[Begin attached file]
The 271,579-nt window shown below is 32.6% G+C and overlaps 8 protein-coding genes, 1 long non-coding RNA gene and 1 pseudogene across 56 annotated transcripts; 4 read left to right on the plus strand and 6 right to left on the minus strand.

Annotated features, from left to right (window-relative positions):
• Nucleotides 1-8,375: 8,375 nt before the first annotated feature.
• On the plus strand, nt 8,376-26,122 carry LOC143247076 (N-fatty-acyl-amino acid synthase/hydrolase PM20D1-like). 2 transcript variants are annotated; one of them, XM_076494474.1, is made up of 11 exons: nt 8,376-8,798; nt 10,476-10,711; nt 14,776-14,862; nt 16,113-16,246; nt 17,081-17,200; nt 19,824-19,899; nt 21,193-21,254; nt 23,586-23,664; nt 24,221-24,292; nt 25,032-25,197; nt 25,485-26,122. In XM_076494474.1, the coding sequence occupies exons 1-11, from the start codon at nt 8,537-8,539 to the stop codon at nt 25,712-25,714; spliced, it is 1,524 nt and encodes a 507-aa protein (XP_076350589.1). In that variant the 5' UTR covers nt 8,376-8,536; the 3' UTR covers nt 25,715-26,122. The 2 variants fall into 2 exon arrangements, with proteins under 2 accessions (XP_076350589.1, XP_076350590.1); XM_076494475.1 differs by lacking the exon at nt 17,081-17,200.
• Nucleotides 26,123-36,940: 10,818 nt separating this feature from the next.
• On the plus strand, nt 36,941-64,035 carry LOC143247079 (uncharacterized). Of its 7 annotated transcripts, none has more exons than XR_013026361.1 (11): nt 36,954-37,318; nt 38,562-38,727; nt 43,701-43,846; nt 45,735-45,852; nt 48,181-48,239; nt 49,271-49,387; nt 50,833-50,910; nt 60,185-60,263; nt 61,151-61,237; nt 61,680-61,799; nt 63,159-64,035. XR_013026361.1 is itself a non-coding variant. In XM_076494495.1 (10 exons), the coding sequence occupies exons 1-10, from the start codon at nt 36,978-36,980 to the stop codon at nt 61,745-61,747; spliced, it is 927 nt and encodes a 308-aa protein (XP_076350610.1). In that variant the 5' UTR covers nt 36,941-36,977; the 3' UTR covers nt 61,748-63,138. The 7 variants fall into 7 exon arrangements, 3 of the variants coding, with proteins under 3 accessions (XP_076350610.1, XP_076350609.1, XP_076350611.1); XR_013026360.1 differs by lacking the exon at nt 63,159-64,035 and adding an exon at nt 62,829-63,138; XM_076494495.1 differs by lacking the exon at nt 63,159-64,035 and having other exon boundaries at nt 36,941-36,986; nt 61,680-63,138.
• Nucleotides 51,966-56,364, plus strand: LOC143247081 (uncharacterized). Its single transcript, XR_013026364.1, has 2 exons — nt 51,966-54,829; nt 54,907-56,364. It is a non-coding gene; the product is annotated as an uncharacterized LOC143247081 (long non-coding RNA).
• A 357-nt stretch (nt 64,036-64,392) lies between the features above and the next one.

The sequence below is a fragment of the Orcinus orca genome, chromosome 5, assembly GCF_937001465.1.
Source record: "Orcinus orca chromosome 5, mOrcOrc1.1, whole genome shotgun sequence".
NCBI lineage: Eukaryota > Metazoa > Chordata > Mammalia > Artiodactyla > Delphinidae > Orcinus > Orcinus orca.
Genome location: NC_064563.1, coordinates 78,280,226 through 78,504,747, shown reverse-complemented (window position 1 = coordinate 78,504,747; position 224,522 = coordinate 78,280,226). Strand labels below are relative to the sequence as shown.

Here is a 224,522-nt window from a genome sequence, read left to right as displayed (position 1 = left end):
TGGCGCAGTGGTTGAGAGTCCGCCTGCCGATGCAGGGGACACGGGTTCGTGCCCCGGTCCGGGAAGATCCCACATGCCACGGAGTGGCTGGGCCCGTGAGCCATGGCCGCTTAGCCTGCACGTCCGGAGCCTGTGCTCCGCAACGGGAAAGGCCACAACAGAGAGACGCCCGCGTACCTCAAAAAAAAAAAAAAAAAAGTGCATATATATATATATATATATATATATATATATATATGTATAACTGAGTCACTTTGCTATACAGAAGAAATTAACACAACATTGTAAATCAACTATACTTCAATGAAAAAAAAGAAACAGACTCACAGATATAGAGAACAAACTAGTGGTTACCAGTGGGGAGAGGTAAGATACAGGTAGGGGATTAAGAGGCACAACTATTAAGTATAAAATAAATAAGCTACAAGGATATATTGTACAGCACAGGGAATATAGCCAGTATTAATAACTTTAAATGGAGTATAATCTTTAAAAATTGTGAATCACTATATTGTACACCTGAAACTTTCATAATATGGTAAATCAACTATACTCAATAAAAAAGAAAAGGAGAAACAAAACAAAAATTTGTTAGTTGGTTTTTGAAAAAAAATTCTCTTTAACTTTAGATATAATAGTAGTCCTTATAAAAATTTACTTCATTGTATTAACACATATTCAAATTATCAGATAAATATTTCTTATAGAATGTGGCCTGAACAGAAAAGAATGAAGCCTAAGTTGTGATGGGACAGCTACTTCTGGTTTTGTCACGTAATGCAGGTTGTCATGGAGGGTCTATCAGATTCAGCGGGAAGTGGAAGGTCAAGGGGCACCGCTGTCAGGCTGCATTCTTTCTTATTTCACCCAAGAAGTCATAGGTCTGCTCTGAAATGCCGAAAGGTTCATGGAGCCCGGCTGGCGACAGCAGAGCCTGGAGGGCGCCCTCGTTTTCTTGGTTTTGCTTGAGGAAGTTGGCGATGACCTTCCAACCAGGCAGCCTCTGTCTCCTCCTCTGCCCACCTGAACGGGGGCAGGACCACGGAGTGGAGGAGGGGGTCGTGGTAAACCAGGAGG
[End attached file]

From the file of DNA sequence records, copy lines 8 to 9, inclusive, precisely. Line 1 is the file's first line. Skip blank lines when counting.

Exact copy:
• A 357-nt stretch (nt 64,036-64,392) lies between the features above and the next one.

The sequence below is a fragment of the Orcinus orca genome, chromosome 5, assembly GCF_937001465.1.